Doctors Sue Over ER Limits in Washington State

jackalope

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Doctors Sue Over ER Limits in Washington State
By OLIVIA KATRANDJIAN
Oct. 1, 2011


The American College of Emergency Physicians is suing the state of Washington in an effort to overturn the decision that low-income Medicaid patients will be limited to three non-emergency visits to the emergency room each year, which goes into effect today.

The suit seeks to get rid of the limit, which it says puts patients at risk.

The limit, which was created to reduce costs in emergency rooms, comes with a new list of 700 non-emergency symptoms, including difficulty breathing, dizziness, early-pregnancy hemorrhage, gall stones, abdominal pains and chest pains not related to a heart attack.

Patients with any of the 700 symptoms are urged to visit the regular doctor's office instead of the emergency room.

But doctors say patients may not be able to tell if their symptoms are indicative of an emergency.

For example, if a child burns himself on the stove, a parent may not know the difference between first, second and third degree burns.

"The ACEP is opposing the limit primarily because of the list of diagnoses that the state is proposing to be non-emergencies, like chest pains and heart arrhythmias and dysrhythmias, which can result in sudden death, sudden blindness, and hemorrhages during miscarriage," ACEP Washington Chapter president Steve Anderson said. "Their proposal is dangerous. It's almost funny it's so scary they would have them on the list.

(snip ... )

"There is a national legislation called the Prudent Lay Person Law, which says that your average Joe, if he has what he thinks is an emergency, is entitled to go to the ER, be evaluated and treated for it, and his insurance company can't retrospectively deny it," Anderson said. "That's in place to protect everybody. Not just Medicaid patients -- everybody. Our concern is that the health care authority said that doesn't apply to our clients. We're terrified that other places in the country will feel that it doesn't apply to their clients and constituents as well."


more: Doctors Sue Over ER Limits in Washington State - ABC News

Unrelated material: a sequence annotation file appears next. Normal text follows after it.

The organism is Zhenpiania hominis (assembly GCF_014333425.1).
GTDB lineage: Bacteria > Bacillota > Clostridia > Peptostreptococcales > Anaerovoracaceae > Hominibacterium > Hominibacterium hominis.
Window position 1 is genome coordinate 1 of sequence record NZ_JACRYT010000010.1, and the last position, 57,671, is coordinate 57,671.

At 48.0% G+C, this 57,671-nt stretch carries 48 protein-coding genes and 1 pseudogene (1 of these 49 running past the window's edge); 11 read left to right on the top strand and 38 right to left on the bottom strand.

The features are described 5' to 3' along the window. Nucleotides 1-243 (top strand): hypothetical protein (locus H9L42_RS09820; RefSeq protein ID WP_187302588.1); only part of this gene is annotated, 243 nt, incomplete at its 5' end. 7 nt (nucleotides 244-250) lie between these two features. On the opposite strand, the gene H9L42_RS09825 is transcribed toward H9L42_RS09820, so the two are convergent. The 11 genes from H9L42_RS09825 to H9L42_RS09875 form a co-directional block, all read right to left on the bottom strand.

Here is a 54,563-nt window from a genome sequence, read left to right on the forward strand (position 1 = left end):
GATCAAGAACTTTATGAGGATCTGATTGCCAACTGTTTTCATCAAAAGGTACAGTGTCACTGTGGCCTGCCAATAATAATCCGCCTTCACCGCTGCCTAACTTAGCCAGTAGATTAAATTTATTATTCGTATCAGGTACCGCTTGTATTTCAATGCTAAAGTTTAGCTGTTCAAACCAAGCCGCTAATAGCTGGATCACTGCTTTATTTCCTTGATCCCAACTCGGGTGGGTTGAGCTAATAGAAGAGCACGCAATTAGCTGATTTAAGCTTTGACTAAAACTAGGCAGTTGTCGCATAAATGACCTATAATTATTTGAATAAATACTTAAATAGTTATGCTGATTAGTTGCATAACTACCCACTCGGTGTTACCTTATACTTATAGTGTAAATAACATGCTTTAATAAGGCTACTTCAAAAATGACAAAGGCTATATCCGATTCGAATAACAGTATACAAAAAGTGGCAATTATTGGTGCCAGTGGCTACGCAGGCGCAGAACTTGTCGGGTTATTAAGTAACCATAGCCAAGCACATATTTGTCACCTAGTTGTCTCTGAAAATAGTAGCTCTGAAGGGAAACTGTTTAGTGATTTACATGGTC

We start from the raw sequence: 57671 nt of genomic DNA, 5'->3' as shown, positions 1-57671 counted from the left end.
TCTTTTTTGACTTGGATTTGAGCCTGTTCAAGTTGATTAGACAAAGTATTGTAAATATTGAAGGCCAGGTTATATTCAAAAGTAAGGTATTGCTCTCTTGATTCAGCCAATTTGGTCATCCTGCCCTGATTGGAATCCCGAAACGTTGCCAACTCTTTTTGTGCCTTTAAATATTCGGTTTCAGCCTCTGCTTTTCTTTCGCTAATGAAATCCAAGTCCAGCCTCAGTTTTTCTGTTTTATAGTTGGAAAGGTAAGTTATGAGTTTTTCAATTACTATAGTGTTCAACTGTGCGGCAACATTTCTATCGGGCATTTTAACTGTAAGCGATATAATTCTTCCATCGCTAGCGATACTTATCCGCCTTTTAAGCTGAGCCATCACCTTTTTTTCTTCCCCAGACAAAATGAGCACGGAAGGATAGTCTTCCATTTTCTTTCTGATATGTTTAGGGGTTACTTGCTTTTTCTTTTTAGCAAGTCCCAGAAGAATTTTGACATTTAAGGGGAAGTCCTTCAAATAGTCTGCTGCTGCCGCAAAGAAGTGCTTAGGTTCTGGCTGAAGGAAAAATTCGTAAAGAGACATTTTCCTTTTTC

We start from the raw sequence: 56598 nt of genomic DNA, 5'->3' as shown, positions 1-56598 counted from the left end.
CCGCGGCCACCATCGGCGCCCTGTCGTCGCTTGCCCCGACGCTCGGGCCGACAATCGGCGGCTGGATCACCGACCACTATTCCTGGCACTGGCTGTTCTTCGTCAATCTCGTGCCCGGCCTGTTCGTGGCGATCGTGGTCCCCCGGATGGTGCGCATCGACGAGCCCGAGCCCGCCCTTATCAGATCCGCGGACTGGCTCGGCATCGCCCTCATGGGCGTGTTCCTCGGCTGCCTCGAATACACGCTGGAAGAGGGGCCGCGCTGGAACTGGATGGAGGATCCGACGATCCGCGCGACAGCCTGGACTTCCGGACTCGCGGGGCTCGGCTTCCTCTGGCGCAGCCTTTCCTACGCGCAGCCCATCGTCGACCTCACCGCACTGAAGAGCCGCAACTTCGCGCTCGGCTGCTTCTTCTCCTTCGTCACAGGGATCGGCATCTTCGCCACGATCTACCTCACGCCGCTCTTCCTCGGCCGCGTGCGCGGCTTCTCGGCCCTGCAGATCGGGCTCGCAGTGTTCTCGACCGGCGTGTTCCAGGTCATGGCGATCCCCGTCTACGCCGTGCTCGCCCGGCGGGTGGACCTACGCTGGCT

Limit non-emergency ER visits annually - good idea or bad idea? Are the docs right about the list of non-emergency symptoms being too broad?
 

Blueneck

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Perhaps when they show up at the ER, the staff there could get them an appointment at a regular physician if it's not a real emergency. Of course they'd have to have a list of doctors who'd be willing to take them on short notice and treat them if they weren't insured.
 
Sep 2011
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From what I've read is if they go to the ER and the visit is indeed an "emergency" then they would still have x3 visits left to determine a legit trip to the ED. There are many drug seekers who use the ER for a fix. I say give it a try and see if it cuts down on abuse of the ER.

What I will say about Medicaid payments thought is this:

My friend works in a public mental health hospital. Medicaid patients use the hospital as a vacation between their government checks and the next drug binge. All they have to do to be admitted is say they are suicidal and they are in for x3 days, x3 meals/day (extra portions), a warm/cool environment, TV, and minimal to zero participation in treatment which can hardly be effected in x3 days. They leave and never follow up with outside referral programs set up for them. It's wash, rinse, repeat. Some of the doctors are so overworked they keep the patients longer than necessary and over medicate them to create a faux diagnose of need. It is absolutely amazing the amount of Medicaid fraud there. Once the hospital admitted a patient who was literally passed out in the sheriff's car outside who could not make it into the facility and eventually sent to the ER. If my friend spoke out she would lose her job. Meanwhile, this hospital is a bilge pump to our state's Medicaid program.
 
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Sep 2011
1,471
1,101
Perhaps when they show up at the ER, the staff there could get them an appointment at a regular physician if it's not a real emergency. Of course they'd have to have a list of doctors who'd be willing to take them on short notice and treat them if they weren't insured.
Once in the ER, only a physician could make that determination. As a nurse, I can tell you that it would be considered "practicing medicine" if I were to advise someone with a stubbed toe to take it to another provider. If they had a heart attack and died on the way, I would be libel.

They could begin the teaching process of providing abusers with alternatives of providers. Problem is if these folks are using the ER for drug seeking then it is going to be difficult to change that behavior no matter the "penalty".
 
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jackalope

Former Staff
Jan 2010
51,139
17,672
Maine
From what I've read is if they go to the ER and the visit is indeed an "emergency" then they would still have x3 visits left to determine a legit trip to the ED. There are many drug seekers who use the ER for a fix. I say give it a try and see if it cuts down on abuse of the ER.